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The Tell Tale Signs of Burnout

Every characteristic of burnout, mentioned above, may present itself with different symptoms. It is, of course, best to be able to recognise them quickly, as the path from stress to burnout is pretty straight-forward, figuratively speaking. Please see below some of the main characteristics of burnout.

➢ declined cognitive abilities: you forget things, can’t concentrate or pay attention;
➢ sleep disturbances: can’t fall asleep, wake up early or need more sleep than usual and wake up tired;
➢ changes in appetite: loss of appetite or feeling always hungry;
➢ physical symptoms and changes in general health: constant stress is harmful to the immune system, therefore people are more prone to infections, cold, flu-like conditions, allergies, etc. Also, changes in heart rate, breathing, shakiness, dizziness, chest pain, fatigue are also signals for general exhaustion.
➢ mood changes: sudden waves of anxiety, sadness, irritability, anger.

Cynicism (an increasing mental distance or negative attitude to one’s own job)
➢ avoiding social situations: sudden change of work social contact: gradually avoiding coworkers more; skipping lunch, social events, closing the door, feeling waves of strong emotion when communicating (sudden unexplained anger towards a colleague); general detachment from work: feeling disconnected and apathetic.
➢ general bad mood and attitude towards your job: gradually seeing the worse in every situation, feeling of pointless being, no motivation to show up on time or take up new projects.

Reduced professional ability:
Work performance has changed for the worst, no productivity; a feeling that work is piling up and there’s no end to it; can’t seem to find energy and solutions for tasks that were easily performed before.
Coping with burnout at the workplace
Having a major depressive episode or struggling with burnout is extremely demanding. It is one thing doing that at home, and a completely different story when pushing through another day in the office. A lot of people are giving their best, while in the middle of a depressive episode, struggling to focus and keep up at work. Often depression stays untreated, which could lead to no adequate rest and worsening of symptoms. Please see below some tips on how to cope with burnout at the workplace.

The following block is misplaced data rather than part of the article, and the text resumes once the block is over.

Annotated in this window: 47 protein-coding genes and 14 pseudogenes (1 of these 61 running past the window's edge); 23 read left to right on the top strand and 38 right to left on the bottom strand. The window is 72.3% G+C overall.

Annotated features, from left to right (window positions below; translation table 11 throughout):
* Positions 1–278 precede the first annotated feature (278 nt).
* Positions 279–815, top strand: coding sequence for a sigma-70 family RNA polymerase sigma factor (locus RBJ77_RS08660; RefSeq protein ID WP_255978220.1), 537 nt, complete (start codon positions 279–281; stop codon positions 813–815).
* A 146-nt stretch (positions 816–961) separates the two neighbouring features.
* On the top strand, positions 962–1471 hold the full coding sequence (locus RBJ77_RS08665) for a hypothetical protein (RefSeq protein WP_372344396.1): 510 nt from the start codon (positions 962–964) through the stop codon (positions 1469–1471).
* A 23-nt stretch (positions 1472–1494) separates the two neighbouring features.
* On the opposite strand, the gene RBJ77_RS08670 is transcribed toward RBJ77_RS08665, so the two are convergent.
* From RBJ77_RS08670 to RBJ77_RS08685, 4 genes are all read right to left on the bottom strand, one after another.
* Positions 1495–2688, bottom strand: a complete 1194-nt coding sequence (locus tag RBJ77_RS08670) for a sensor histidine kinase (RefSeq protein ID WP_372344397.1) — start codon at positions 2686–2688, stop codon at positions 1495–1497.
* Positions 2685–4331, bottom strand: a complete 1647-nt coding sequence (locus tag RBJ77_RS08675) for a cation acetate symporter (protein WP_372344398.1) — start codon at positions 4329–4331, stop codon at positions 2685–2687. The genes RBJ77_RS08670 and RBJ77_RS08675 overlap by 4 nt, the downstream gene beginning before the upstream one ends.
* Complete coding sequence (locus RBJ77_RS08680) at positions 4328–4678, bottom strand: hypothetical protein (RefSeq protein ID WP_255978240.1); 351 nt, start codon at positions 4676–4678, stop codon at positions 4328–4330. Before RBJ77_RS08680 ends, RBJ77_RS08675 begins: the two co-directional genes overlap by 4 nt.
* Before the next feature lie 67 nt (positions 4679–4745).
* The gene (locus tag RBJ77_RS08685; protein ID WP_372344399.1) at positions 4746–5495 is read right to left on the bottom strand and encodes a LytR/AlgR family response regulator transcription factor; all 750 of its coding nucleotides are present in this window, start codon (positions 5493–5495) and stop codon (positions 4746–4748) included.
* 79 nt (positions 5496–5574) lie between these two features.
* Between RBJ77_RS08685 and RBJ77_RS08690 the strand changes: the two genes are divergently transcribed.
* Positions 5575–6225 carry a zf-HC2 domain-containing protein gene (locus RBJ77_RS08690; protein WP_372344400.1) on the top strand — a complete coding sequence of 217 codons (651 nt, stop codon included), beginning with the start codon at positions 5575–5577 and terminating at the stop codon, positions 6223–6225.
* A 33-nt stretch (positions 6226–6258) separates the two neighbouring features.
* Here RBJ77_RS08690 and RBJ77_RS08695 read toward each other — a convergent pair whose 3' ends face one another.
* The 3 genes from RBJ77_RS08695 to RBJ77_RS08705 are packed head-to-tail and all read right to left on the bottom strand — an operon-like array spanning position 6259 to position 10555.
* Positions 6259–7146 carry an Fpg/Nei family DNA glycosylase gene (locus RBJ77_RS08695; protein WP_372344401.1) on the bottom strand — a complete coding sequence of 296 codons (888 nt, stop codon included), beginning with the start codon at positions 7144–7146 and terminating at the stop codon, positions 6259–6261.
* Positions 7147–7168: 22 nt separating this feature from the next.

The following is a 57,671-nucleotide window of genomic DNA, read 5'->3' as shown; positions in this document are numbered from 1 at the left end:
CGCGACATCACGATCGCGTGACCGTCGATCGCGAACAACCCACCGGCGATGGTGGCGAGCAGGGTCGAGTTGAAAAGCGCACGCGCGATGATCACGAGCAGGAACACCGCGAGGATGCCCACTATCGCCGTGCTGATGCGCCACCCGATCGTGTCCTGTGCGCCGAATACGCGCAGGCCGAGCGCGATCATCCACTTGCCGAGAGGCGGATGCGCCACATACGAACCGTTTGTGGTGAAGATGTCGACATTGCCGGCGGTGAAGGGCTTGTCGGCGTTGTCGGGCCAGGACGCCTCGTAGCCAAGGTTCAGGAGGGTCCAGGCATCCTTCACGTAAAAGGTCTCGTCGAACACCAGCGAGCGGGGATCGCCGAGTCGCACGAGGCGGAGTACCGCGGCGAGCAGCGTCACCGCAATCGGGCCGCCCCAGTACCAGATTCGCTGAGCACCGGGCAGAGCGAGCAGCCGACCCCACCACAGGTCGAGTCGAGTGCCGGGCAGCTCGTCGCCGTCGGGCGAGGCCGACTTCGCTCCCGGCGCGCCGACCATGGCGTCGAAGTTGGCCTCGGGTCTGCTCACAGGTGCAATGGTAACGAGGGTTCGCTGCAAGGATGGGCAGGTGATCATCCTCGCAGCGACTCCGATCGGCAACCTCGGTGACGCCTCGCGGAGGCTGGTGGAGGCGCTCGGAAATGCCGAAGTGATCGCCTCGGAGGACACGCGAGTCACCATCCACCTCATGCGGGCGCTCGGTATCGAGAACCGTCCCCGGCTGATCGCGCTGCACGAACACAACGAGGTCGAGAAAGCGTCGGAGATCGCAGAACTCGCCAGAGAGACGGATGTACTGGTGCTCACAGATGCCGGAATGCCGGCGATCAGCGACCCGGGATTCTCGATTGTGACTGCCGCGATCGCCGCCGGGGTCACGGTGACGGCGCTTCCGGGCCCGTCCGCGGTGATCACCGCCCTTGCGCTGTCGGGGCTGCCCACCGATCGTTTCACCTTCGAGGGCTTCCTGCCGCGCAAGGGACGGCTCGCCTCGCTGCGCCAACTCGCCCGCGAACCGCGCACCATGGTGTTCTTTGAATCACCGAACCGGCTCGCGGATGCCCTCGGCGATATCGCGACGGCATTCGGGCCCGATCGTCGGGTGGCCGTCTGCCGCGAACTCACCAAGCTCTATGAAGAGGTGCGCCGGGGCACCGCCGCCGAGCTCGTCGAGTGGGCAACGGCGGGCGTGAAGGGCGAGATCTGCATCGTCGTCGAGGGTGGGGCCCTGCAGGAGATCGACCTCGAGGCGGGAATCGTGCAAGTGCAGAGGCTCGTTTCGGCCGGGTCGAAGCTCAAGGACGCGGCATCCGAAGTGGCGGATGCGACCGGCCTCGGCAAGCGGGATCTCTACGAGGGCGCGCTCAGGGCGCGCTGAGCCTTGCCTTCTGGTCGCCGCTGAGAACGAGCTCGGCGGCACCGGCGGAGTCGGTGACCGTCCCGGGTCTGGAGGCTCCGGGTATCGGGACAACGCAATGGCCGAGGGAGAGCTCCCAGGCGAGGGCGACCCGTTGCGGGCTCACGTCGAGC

Seek professional help. Visit your family doctor and talk to them about your condition. They might refer you to a psychotherapist or a psychiatrist. Depression is treatable and burnout might be a stepping stone to depression. Do not underestimate your symptoms.

Plan ahead. For future situations when you are aware that you are about to have an episode or are feeling particularly down, find a place at work to go and sit in peace, take a few breaths. Always save a few vacation days saved for emergencies. Talk to a colleague you trust and explain your situation, so they can support you in the future.

Take care of your general health. Diet, exercise, sleep: all of high importance to psychological health. Make sure to have enough sleep and movement in your day to day life. It might seem overwhelming to motivate oneself to change bad habits in the midst of depression, but this is a question of prioritizing. Health is a higher priority than any deadline or job. Stable physical or psychological health give the opportunity to be flexible and enduring and face the high demands of the world.

Make time for the things/people you love. Often people get stuck in a rut. Days look the same, work is boring, demanding and working overtime is a way of life. If you have a hobby you’ve lost touch with, goals you have forgotten, you might revisit. Maybe you painted as a kid, played an instrument, love hiking, always wanted to learn to ski or read more books? It would be nice to have a non-work related goal or hobby (save money to travel next year, learn to … , go snowboarding with friends in winter, etc). Prioritizing to see your friends, to socialize or to workout is not a sign of selfishness or weakness. It is taking active care for your own wellbeing.

Don’t be afraid to change. You could try and entertain the thought of change. What would you like to do, where would you like to be, what are your skills, do you need to upgrade some of your skills or acquire new ones to have a better chance? Maybe if you don’t like your current job and feel unmotivated you could change the perspective of how you see it. From “just a job” to a “stepping stone” towards a better one in the future.